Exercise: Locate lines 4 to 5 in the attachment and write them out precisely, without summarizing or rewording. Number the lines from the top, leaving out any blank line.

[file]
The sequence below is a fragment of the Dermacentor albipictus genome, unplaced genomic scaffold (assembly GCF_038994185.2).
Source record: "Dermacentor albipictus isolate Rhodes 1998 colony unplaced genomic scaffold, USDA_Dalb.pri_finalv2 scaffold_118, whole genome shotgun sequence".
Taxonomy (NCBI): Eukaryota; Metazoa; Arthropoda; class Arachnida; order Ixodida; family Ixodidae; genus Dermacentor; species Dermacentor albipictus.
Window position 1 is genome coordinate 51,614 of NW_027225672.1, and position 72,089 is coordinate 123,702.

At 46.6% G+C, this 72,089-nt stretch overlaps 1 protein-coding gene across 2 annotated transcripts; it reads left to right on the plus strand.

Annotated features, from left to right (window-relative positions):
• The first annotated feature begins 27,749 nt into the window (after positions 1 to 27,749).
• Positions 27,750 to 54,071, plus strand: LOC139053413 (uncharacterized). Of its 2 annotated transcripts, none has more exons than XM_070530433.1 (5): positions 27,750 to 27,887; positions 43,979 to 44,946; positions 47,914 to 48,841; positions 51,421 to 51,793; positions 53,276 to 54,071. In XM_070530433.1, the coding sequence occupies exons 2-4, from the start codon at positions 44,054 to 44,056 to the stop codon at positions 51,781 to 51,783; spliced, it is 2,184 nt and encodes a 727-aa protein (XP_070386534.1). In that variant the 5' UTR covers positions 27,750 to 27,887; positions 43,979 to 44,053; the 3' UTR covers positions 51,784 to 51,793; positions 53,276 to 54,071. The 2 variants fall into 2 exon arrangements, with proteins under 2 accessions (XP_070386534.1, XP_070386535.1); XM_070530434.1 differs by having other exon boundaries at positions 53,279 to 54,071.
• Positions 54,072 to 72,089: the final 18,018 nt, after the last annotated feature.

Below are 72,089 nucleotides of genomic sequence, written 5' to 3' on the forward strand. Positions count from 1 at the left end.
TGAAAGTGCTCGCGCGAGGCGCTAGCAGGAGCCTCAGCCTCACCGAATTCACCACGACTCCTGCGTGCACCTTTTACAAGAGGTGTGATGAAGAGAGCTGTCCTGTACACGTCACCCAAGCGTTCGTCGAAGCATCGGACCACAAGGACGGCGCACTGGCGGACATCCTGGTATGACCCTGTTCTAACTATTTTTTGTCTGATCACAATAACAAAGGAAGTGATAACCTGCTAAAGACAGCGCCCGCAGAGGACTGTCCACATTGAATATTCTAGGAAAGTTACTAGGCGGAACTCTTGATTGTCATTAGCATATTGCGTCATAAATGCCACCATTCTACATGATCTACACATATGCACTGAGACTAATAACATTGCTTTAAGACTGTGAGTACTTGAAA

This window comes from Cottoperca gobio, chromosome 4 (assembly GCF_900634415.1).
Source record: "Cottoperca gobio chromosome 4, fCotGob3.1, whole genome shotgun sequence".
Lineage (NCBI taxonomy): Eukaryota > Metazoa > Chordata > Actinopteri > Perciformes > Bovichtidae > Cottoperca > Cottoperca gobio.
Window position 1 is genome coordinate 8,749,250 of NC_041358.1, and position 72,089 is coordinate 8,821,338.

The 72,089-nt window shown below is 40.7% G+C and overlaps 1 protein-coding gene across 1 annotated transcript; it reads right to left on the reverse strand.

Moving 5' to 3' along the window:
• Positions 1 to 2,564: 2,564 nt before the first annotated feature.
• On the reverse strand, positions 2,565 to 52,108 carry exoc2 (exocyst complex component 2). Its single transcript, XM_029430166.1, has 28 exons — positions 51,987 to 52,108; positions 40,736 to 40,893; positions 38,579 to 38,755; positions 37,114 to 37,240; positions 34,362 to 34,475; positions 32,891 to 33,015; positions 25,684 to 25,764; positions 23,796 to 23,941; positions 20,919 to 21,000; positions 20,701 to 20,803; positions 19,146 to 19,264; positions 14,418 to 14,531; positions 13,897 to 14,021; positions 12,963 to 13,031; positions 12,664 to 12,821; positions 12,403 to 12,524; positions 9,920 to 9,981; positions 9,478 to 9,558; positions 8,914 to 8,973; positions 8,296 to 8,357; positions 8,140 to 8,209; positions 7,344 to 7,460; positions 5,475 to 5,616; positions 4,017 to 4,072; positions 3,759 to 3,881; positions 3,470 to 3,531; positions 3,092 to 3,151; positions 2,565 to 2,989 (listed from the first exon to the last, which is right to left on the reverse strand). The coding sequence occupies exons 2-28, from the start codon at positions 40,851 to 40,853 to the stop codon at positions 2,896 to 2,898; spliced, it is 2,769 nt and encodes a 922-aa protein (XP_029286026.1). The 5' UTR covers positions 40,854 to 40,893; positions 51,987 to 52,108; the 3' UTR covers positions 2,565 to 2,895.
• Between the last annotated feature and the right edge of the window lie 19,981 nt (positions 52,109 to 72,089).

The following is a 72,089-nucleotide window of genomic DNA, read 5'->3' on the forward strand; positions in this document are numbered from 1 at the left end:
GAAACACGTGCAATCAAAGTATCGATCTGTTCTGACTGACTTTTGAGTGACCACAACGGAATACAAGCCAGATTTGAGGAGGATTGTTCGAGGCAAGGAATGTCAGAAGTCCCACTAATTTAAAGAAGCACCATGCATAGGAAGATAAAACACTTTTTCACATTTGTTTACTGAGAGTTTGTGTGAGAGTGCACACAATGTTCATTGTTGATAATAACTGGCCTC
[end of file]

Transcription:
Window position 1 is genome coordinate 51,614 of NW_027225672.1, and position 72,089 is coordinate 123,702.

At 46.6% G+C, this 72,089-nt stretch overlaps 1 protein-coding gene across 2 annotated transcripts; it reads left to right on the plus strand.